by Nicholas Carlini 2019-08-12
First Attempt: 2D graphics library
To start out I really wanted to do this from first principles and didn't want to “cheat” by using any kind of libraries. Initially, that meant writing the rendering engine entirely with the <canvas> 2d graphics library, doing all of the 3d math by hand.
Technically there's nothing terribly interesting going on with this initial renderer. It's just over 250 lines long and does the naive thing: for each triangle in the three dimensional space, the renderer projects it onto the two dimensional screen, drawing from the back to the front.
Second Attempt: WebGL graphics
Lights and Shadows
Once the base renderer was ready, I started adding lighting with shadows. To do this I used shadow mapping: one of the most common approaches for generating real-time shadows. At a high level, shadow mapping works by rendering the scene twice every frame. First, from the perspective of the light source, we render the scene and record how far the closest object is to the light, for each pixel in the scene. This gives us the “shadow map” Then, we render the scene again, this time from the actual camera. In order to determine if any given pixel is in light or is in the shadow, we project it back onto the (pre-rendered) shadow map. If this pixel is the closest one to the light, then it's in light; if not, it's in the shadow.
Unfortunately, the light is fairly blocky.
Getting a high-quality shadow on my old laptop without a dedicated GPU wasn't possible: I had to increase the dimensions of the shadow camera to 2048 by 2048, and I was no longer getting a smooth 60 frames a second. Also, those hard edges on the shadows really don't look that realistic.
Variance Shadow Mapping and Light Bloom
In order to get nicer-looking shadows efficiently, I decided to move to a slightly fancier method: variance shadow maps. At their core they do the same thing as standard shadow maps: first, render from the light, recording the distance to the light for each pixel; then, render from the camera. However, variance shadow maps introduce one key difference: on the first rendering pass, instead of just recording the distance from the object to the camera, also record the distance squared.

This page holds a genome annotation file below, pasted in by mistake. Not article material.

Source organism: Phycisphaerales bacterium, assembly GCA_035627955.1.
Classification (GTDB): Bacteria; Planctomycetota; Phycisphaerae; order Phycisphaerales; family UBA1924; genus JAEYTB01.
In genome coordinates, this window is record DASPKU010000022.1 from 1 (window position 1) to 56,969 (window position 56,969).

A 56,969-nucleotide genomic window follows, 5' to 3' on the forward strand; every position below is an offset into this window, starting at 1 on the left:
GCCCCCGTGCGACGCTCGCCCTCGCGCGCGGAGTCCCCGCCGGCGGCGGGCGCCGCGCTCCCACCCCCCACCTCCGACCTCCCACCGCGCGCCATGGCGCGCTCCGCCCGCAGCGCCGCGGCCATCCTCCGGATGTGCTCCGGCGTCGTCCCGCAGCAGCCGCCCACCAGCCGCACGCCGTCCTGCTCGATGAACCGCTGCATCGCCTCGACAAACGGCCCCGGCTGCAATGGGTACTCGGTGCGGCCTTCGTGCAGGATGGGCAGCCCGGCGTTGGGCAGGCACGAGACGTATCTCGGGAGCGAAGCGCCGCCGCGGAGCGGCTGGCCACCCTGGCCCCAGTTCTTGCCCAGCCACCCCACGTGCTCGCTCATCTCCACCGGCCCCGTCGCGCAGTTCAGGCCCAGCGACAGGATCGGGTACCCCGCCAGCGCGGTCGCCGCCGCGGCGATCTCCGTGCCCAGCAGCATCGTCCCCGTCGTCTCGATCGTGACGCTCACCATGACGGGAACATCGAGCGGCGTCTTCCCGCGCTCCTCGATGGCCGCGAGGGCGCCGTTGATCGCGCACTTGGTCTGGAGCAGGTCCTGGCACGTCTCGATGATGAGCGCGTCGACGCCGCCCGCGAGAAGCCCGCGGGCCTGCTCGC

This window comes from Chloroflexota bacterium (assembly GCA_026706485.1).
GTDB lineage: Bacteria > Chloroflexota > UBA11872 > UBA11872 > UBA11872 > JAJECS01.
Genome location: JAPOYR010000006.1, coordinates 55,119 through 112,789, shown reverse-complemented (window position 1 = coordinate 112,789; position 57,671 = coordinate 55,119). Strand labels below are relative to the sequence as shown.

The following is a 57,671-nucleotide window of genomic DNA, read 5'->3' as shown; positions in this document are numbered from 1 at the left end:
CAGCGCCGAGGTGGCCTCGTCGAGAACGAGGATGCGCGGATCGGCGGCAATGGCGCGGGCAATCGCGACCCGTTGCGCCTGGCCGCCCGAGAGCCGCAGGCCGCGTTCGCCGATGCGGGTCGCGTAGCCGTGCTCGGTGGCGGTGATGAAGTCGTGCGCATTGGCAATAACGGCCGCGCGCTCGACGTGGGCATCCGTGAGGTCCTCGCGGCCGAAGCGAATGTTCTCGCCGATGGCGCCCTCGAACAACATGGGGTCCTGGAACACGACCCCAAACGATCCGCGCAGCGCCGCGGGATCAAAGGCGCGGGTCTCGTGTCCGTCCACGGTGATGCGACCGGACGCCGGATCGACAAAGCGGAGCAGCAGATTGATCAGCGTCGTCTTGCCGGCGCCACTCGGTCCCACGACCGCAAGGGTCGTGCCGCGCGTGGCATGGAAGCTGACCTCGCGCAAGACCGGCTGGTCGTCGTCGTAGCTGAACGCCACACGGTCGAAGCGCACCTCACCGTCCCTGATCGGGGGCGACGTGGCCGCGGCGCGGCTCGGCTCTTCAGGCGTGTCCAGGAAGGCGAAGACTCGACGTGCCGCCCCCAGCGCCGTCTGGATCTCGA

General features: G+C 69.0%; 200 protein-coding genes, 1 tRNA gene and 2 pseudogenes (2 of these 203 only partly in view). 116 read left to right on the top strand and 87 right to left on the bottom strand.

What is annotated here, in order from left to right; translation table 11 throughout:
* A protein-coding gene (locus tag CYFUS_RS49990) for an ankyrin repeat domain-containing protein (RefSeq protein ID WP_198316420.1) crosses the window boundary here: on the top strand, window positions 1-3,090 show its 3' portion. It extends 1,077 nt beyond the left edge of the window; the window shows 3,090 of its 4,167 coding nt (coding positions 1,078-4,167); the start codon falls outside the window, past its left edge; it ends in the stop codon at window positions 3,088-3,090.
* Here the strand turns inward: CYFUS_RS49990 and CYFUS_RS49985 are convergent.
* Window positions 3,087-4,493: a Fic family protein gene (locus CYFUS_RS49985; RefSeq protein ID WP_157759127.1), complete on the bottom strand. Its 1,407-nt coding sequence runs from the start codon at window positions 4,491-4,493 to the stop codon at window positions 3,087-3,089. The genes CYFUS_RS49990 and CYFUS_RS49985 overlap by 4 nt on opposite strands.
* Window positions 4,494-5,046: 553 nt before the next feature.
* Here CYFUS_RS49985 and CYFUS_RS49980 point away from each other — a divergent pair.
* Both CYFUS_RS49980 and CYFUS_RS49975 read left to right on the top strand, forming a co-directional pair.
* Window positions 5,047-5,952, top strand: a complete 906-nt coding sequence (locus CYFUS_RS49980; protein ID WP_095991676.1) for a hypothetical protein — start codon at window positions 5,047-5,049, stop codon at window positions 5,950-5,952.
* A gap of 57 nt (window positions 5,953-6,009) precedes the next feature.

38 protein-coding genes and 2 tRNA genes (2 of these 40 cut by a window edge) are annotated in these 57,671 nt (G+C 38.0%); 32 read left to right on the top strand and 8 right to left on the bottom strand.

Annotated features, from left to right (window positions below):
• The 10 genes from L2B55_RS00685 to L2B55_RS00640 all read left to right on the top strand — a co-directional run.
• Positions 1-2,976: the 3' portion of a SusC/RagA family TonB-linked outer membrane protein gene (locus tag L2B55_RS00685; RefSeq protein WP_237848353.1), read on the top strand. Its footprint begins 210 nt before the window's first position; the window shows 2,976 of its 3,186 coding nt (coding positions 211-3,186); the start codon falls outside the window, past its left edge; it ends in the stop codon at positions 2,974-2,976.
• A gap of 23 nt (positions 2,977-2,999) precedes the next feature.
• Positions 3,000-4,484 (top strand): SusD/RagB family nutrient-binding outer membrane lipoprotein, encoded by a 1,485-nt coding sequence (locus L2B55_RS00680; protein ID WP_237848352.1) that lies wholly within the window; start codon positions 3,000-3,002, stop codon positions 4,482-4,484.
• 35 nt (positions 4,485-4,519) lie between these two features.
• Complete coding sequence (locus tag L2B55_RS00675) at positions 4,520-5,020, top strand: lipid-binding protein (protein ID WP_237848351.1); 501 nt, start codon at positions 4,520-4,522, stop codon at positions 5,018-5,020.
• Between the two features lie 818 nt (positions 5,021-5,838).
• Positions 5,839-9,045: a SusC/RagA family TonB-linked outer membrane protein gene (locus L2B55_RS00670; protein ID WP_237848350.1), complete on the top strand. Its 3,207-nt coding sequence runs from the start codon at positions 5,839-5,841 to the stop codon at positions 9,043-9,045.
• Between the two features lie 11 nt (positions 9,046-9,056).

But first, let's back up---one of the main reason that standard shadow maps look bad is because of their hard edges. It would be possible to blur the edges slightly by taking a large number of random samples when rendering from the camera, but this doesn't look great and is very inefficient.
Variance shadow maps allow using Chebyshev's inequality to get a nice smooth blur by estimating the fraction of pixels that are occluded by comparing the squared expected distance to the expected distance squared. The math is somewhat complicated here, but when you do it right, you get a pretty picture.
At the same time, I also added some light bloom, the effect that extra-bright lights cause a fuzzy blur around the boundary. Given that I had already written a blur method for computing the shadow maps, adding a filter to the screen was straightforward.
And that's all there is.